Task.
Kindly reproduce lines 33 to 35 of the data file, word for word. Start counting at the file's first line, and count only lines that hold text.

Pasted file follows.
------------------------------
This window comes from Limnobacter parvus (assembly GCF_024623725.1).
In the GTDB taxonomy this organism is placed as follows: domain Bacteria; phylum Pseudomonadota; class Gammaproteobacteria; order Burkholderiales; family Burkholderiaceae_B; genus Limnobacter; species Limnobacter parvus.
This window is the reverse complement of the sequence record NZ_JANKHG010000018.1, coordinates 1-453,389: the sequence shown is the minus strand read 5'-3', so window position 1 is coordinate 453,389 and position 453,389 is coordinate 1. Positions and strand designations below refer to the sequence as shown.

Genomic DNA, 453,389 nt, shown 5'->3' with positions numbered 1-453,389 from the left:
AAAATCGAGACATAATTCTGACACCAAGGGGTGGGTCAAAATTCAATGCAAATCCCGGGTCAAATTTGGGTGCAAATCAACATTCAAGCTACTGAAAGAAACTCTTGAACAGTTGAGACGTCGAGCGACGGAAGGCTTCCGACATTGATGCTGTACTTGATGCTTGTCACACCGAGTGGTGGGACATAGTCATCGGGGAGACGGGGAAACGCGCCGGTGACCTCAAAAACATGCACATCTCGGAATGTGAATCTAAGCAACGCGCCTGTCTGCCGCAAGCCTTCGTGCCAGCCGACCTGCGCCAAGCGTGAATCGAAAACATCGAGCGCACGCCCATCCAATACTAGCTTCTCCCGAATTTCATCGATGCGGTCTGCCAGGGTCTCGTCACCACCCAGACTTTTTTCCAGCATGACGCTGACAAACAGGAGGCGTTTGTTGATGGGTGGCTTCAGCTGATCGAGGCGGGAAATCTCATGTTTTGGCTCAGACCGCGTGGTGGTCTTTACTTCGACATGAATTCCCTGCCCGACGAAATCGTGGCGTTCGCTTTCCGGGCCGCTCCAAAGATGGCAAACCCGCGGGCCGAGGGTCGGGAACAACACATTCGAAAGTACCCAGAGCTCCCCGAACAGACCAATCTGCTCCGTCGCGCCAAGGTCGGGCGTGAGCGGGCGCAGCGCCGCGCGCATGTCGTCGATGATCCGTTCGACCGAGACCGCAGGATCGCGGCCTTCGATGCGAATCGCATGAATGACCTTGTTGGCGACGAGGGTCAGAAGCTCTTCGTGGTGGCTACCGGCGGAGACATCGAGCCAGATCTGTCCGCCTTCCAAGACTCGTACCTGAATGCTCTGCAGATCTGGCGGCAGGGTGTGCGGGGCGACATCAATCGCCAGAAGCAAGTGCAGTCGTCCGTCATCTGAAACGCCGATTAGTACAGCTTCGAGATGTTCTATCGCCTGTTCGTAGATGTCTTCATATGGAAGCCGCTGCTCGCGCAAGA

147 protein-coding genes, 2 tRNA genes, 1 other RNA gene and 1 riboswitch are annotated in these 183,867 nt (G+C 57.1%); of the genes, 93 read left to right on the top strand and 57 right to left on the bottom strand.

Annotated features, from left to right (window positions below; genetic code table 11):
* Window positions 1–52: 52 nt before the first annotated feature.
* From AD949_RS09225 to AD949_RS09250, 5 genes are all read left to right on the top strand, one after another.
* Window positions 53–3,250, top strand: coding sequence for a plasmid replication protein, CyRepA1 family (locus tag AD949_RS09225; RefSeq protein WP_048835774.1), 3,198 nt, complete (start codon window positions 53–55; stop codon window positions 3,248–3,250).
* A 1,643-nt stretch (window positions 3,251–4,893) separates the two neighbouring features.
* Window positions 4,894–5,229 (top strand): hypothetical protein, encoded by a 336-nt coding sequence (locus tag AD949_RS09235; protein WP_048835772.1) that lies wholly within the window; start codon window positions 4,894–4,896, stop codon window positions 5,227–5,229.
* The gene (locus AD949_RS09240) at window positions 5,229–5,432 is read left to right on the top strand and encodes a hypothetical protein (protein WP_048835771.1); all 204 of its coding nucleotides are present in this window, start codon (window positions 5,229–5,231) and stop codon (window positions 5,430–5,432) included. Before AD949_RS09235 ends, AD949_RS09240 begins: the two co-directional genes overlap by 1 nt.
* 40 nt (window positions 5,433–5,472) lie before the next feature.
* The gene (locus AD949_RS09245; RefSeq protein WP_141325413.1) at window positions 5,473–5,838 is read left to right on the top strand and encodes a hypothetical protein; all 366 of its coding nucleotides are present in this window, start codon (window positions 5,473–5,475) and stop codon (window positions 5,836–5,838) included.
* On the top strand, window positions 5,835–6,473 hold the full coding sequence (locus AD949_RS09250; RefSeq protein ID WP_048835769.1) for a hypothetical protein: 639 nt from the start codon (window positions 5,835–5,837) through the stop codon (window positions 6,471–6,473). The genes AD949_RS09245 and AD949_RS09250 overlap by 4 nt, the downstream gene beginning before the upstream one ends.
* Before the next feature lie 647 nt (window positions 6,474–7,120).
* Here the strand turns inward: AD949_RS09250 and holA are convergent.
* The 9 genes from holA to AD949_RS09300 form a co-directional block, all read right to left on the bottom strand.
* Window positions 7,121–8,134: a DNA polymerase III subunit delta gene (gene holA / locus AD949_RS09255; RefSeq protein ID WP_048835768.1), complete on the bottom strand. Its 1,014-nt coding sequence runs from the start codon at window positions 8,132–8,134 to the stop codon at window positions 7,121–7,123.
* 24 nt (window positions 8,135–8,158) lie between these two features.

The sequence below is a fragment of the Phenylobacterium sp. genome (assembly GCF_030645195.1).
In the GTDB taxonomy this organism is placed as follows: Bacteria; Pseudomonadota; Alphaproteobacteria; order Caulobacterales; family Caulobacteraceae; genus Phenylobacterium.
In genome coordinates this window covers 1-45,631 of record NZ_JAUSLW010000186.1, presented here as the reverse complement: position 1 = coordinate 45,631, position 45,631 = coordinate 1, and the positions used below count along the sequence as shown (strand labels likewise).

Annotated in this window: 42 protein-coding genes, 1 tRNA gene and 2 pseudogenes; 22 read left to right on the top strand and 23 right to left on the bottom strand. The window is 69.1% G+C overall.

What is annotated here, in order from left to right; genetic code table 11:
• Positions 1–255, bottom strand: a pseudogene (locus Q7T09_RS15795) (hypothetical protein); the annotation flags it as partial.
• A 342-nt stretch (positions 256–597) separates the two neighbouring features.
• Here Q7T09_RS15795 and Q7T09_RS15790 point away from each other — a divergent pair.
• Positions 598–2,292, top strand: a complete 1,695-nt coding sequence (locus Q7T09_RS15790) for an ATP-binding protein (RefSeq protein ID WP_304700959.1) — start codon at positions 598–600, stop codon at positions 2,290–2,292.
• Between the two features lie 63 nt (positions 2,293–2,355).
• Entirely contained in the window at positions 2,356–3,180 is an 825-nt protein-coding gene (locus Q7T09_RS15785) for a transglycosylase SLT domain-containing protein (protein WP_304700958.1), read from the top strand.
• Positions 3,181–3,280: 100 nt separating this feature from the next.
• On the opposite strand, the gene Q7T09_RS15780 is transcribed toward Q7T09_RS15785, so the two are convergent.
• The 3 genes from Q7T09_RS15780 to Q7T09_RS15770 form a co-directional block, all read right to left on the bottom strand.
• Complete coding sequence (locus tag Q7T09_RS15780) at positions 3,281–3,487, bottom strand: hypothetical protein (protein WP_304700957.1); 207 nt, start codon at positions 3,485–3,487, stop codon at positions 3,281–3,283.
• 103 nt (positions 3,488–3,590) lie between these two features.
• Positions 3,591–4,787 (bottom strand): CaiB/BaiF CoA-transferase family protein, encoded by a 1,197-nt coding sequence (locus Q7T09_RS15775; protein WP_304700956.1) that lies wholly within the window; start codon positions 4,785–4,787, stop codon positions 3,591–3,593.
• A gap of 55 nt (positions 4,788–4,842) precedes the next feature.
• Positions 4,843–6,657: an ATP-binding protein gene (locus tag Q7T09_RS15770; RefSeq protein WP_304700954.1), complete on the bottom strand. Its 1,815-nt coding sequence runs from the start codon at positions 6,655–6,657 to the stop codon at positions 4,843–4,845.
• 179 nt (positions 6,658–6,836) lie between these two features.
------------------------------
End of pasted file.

• Positions 3,181–3,280: 100 nt separating this feature from the next.
• On the opposite strand, the gene Q7T09_RS15780 is transcribed toward Q7T09_RS15785, so the two are convergent.
• The 3 genes from Q7T09_RS15780 to Q7T09_RS15770 form a co-directional block, all read right to left on the bottom strand.